Jupiter Fund Management's AUM fell by 19% over the first half of 2022 to £48.8bn amid net outflows of £3.6bn and declining markets, a result CEO Andrew Formica (pictured) described as "disappointing".
According to its half-yearly results, the group experienced gross inflows of £6.9bn but this was not enough to overturn the aforementioned flood of outflows.
Alongside net outflows, a general market decline brought the firm's AUM down from £60.5bn at 31 December 2021 to £48.8bn at the end of June. Much of this decrease came late in the period, with market declines totalling £3bn June alone.
"The first half of 2022 has been particularly challenging for both the industry and Jupiter, as the continued impact of the coronavirus pandemic, the war in Ukraine and rising inflation have created turbulent markets and heavily impacted investor sentiment," said Formica.
Jupiter has come under fire recently for its lacklustre returns and its performance fee payout. Just two weeks ago (17 July), its £1.2bn Chrysalis investment trust was likened to the Woodford drama, though experts told Investment Week that this comparison was somewhat limited. However, there are growing concerns of a 'contagion' effect.
The AUM drop also led profits to take a hit. Excluding net performance fee charges, underlying profit before tax fell to £53.9m, down from £79.8m in the same period last year. Underlying earnings per share before performance fees dropped to 7.8 pence from 11.7 pence in 2021.
Taking into account deferred awards from prior year net performance fees, underlying profit before tax was £29.7m, down from £78.2m in H1 2021, and underlying earnings per share was 4.2 pence down from 11.5p in the first half of 2021.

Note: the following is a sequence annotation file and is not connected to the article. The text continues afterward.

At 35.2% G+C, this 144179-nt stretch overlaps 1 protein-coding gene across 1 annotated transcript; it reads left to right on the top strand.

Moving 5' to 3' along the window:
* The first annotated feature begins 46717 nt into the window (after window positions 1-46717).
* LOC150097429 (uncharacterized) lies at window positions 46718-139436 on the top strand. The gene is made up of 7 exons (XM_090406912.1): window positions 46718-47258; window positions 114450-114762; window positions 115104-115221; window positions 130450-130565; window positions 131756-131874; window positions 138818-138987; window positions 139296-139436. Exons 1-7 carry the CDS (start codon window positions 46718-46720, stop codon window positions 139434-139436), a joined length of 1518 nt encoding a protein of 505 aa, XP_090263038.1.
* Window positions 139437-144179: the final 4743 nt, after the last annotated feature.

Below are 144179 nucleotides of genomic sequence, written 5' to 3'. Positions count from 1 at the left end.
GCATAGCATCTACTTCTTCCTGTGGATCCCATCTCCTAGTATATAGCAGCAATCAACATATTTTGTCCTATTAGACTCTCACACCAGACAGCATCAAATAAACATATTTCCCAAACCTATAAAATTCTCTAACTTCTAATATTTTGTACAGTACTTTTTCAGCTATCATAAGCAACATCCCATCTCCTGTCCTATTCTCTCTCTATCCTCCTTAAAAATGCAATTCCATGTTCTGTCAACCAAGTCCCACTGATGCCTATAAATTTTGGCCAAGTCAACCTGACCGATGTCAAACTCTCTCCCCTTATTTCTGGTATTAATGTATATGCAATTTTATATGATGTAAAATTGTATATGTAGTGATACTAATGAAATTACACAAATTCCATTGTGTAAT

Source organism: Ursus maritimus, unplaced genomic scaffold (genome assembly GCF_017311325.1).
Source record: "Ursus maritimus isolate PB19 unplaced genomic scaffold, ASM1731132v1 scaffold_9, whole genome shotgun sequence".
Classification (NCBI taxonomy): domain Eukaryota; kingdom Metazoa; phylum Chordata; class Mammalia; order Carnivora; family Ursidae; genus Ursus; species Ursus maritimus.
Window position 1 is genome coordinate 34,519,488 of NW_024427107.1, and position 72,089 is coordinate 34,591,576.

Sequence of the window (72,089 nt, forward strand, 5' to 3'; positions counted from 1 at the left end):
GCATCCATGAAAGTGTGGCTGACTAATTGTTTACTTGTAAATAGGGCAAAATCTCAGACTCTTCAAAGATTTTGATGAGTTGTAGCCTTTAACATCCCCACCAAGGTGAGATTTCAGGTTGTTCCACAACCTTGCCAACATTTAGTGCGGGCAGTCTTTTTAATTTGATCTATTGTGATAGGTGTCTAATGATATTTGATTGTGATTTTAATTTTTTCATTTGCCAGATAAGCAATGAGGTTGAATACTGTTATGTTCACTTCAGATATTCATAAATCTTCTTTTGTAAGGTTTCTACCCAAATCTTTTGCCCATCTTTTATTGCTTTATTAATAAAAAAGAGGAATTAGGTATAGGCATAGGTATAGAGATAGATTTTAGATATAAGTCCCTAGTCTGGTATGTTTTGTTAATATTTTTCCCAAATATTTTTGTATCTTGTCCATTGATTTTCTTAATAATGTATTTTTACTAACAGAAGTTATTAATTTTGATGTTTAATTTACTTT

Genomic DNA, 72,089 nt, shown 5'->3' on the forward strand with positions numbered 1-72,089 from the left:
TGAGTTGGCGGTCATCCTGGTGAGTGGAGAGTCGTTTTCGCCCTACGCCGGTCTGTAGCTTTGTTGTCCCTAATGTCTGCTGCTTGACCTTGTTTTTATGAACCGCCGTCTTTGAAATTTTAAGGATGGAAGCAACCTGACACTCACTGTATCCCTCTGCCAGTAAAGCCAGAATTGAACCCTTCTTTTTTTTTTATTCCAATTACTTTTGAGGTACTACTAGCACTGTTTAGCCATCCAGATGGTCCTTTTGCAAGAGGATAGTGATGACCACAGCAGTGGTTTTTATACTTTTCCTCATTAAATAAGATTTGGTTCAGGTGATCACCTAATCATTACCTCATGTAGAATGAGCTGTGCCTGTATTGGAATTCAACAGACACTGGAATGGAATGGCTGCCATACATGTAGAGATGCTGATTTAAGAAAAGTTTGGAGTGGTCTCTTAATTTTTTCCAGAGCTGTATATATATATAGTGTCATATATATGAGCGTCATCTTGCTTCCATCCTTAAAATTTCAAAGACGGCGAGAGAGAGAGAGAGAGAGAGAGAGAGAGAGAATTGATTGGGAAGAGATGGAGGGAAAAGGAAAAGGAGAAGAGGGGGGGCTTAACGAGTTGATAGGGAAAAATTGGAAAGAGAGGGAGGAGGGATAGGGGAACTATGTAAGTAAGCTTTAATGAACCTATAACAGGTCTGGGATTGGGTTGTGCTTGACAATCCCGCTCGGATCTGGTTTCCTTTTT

Retail investor sentiment turned sour across both equity and fixed income over the period, with the firm's retail and wholesale channel saw net outflows of £3.8bn. This was driven by redemptions from European and Asian-based clients out of Dynamic Bond, as well as UK clients from growth-focused strategies such as European Growth and UK Mid Cap.
These outflows were partly offset by positive inflows into value-focused products, such as Asian Income, Japan Income and Global Value Equity.
Jupiter's institutional channel brought in £200m of new capital in the first half. This was driven by a new mandate into its Global Sustainable Equities strategy and inflows into NZS Capital's Global Equity strategy, partially offset by a client redemption from a European Growth strategy.
Sustainability-labelled products attracted net inflows of £300m across both retail and institutional channels. The firm's sustainability range now has over £1.4bn in assets.
Formica will leave his position as CEO at the start of October following three years at the firm. He will be succeeded by Matthew Beesley, the company's CIO, who will take up the role of CEO at that time.
The departing CEO said: "We see opportunities for growth across our business. I am confident that we will see these come through under Matt Beesley's leadership, as he builds, evolves and adapts the group's strategy. He will update the market on his plans to do so later in the year."
Given the market environment, the firm has been particularly cautious on new hires. Over the next year, Jupiter will aim to reduce fixed staff and non-compensations costs.